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Media power

Coverage of the city’s violence may skew reality

David Olson sees it splashed across the front pages every week: 2016 has been Chicago’s most violent year in two decades.

But unbeknownst to many Americans, Olson explains that those headlines don’t always provide the full picture.

“Numbers of murders are about half of what they used to be, and violence in general is about half of what it used to be,” Olson, 50, a criminal justice and criminology professor at Loyola University Chicago, said.

In the wake of a wild election season, 2016 crime rates are under a microscope in order to evaluate the success of America’s criminal justice system. Although multiple U.S. cities experienced an increase in gun violence this year, Chicago seemingly earned national attention due to the 27 percent increase in murders from 2015.

But criminologists like Olson look at the bigger picture when studying violent trends. Before coming to Loyola, Olson spent much of his career working with the Illinois Criminal Justice Information Authority, an organization tasked with evaluating the Illinois criminal justice system and developing programs and policies to ensure the system operates efficiently.

“When I started my work there in the late ‘80s, it was really at the height of violence in Chicago and nationally,” Olson said.

The numbers don’t lie. According to data from the Chicago Police Department, 1989-1997 saw Chicago’s highest murder totals in the last three decades, peaking in 1992 with 943 total homicides. Chicago tallied 746 homicides in 2016, a 21 percent decrease from the 1992 count.

So why is the public under the impression that Chicago’s violent crime is so much worse in 2016?

“Ask a journalist,” Olson remarks.

“When you ask people, ‘Is violence getting worse?’ the answer is almost always ‘yes’ regardless of what reality is,” Olson said. “We as criminologists say, ‘Boy, where were you 30 years ago?”

However, both murders and shootings are up from 2015. Last year, Chicago saw 494 total homicides and 2996 individuals shot, which Olson says may be creating some of the buzz. Still, it’s difficult to ignore the role of the media as reporting tactics continue to rapidly modernize.

“In the late ‘80s and early ‘90s, you only knew about violence because of what you read in the newspaper or saw on the 6 o’clock news. Those were the only two outlets you had for news,” Olson said. “Today, as a media outlet, you could run a story on every single homicide that occurred in Chicago.”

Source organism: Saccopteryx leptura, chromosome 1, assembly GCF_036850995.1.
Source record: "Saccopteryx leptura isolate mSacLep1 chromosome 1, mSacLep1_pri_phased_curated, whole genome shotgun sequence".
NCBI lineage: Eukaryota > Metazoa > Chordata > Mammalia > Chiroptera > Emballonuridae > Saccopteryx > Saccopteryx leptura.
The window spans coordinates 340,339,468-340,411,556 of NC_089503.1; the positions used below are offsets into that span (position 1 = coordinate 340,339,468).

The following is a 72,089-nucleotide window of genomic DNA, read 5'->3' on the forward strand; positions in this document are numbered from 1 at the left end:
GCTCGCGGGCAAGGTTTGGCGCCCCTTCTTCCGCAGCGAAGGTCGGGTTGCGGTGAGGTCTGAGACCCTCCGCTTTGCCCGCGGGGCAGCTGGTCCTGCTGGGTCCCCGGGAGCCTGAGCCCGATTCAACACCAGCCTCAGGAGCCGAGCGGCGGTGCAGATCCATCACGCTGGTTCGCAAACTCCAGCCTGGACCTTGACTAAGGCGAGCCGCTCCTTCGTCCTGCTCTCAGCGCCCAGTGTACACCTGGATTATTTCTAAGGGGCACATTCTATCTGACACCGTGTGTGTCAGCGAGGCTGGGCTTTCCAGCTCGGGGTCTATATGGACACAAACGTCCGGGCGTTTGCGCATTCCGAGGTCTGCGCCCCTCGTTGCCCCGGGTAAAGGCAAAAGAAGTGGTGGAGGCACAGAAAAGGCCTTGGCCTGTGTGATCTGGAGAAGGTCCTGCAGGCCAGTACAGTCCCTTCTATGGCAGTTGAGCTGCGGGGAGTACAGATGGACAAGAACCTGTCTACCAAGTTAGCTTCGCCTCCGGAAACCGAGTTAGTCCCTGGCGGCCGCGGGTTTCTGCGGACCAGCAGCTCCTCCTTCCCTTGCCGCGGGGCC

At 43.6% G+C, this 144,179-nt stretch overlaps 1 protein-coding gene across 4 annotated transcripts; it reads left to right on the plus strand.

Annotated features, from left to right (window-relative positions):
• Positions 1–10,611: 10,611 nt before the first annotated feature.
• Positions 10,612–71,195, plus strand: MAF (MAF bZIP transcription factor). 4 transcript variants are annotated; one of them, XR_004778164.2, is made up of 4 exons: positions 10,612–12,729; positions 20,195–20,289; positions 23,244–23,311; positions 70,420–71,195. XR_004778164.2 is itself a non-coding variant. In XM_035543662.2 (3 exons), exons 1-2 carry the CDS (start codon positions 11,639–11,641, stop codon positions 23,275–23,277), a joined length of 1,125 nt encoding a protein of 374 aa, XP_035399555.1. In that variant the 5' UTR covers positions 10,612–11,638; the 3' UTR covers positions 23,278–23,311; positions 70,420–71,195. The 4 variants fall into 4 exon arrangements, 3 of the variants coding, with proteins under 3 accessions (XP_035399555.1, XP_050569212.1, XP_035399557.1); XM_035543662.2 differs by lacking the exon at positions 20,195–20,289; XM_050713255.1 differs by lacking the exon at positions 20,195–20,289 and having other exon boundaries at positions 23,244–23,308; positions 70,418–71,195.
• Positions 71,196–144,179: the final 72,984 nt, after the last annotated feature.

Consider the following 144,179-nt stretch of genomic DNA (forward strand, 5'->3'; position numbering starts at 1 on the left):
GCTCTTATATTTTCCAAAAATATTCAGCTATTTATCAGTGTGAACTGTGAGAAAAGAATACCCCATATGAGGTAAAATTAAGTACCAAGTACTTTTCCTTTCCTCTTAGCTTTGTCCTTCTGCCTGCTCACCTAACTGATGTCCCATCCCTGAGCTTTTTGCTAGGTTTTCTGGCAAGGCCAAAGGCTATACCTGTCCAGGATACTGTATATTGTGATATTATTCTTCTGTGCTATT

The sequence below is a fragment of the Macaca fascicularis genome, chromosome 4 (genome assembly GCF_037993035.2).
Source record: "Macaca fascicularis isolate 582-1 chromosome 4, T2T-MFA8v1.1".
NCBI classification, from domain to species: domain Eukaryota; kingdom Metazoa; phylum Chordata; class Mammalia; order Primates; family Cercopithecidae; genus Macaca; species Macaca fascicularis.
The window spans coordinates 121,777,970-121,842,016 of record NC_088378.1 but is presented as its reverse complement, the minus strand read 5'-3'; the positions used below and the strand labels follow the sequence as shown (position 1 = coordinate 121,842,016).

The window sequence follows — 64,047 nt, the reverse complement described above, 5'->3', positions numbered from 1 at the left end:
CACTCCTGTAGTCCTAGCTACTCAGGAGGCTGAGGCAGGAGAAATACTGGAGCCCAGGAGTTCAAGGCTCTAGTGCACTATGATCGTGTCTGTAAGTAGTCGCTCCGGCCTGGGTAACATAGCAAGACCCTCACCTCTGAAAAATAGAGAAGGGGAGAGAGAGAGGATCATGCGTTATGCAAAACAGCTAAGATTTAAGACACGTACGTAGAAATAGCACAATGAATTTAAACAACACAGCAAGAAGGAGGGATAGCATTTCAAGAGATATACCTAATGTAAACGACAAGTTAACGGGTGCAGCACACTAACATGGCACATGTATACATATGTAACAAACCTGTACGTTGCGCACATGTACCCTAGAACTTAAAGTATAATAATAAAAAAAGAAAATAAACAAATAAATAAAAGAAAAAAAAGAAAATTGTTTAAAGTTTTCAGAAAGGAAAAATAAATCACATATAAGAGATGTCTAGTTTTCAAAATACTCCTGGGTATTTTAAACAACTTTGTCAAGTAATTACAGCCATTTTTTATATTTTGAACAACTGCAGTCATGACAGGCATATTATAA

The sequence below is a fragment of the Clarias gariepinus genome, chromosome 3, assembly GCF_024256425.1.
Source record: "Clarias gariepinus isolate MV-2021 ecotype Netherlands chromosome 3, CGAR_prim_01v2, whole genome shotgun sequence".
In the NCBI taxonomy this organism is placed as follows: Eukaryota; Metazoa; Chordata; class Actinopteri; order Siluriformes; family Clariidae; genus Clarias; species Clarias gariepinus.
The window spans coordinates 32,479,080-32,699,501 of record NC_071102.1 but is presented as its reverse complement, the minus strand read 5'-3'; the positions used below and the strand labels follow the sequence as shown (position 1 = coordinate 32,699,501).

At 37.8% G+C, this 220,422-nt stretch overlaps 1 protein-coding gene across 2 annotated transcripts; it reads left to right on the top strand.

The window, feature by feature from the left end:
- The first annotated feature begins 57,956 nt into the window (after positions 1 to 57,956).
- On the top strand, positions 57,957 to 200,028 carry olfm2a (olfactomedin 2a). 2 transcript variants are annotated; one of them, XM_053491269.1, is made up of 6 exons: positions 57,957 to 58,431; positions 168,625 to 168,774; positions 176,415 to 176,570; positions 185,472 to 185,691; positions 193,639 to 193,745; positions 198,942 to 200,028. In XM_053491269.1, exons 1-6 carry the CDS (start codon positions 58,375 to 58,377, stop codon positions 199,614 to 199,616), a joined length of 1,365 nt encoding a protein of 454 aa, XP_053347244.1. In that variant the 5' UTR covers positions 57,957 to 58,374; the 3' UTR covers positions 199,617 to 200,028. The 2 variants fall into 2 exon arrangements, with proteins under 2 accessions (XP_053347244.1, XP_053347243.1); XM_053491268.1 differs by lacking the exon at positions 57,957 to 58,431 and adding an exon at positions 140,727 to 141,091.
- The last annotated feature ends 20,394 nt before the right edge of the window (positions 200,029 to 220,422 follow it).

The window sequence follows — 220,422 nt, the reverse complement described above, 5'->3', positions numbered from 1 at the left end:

And many media outlets do. The Chicago Tribune, DNA Info, the Red Eye, and the Chicago Sun-Times, just to name a few, all possess comprehensive homicide counts that are updated online as fast as the data rolls in.

In addition to the amount of news being published, questions of accuracy and bias surrounding crime reporting are scrutinized by criminologists when evaluating the public perception of violence. Loyola University Chicago associate professor of criminology and former Chicago police officer Robert Lombardo feels that multiple news outlets aren’t getting the story straight.

“I think allegations of racial profiling are way overdone,” Lombardo said.

Throughout his 28 years with the Chicago Police Department, Lombardo, 68, has witnessed firsthand the many factors that contribute to Chicago’s high annual crime rate. In recent years, Lombardo believes media portrayal of police officers should be added to that list.

“I think the recent upsurge in violence this last year is a direct result of what we call ‘de-policing’ or the Ferguson effect,” Lombardo said.

The Chicago Tribune defines the Ferguson effect as police withdrawal and hesitation in the line of duty for fear of increased media scrutiny. In one such incident, a veteran Chicago police officer did not draw her weapon in a physical confrontation in order to avoid appearing on national news for police brutality.

Instead, she appeared on the news for entering the hospital in serious condition after receiving a brutal beating from her attacker.

“It’s had a chilling effect on police practices,” Lombardo said. “But I guess it’s far easier (for the media) to listen to those who raise their voices like Black Lives Matter.”

No matter which way you look at it, media holds a unique power to mold the public view of any major issue. With that power, the media shoulders the responsibility to not only inform the public with key happenings in the community, but to prevent inaccurate narratives from circulating.

“The homicide rate in Chicago has always been relatively high compared with other cities,” Olson said. “Why is it that now we’re concerned?”

Olson doesn’t have an exact answer to that question, but he can think of one viable response:

“Because that’s a good story.”

Filed under: Violence

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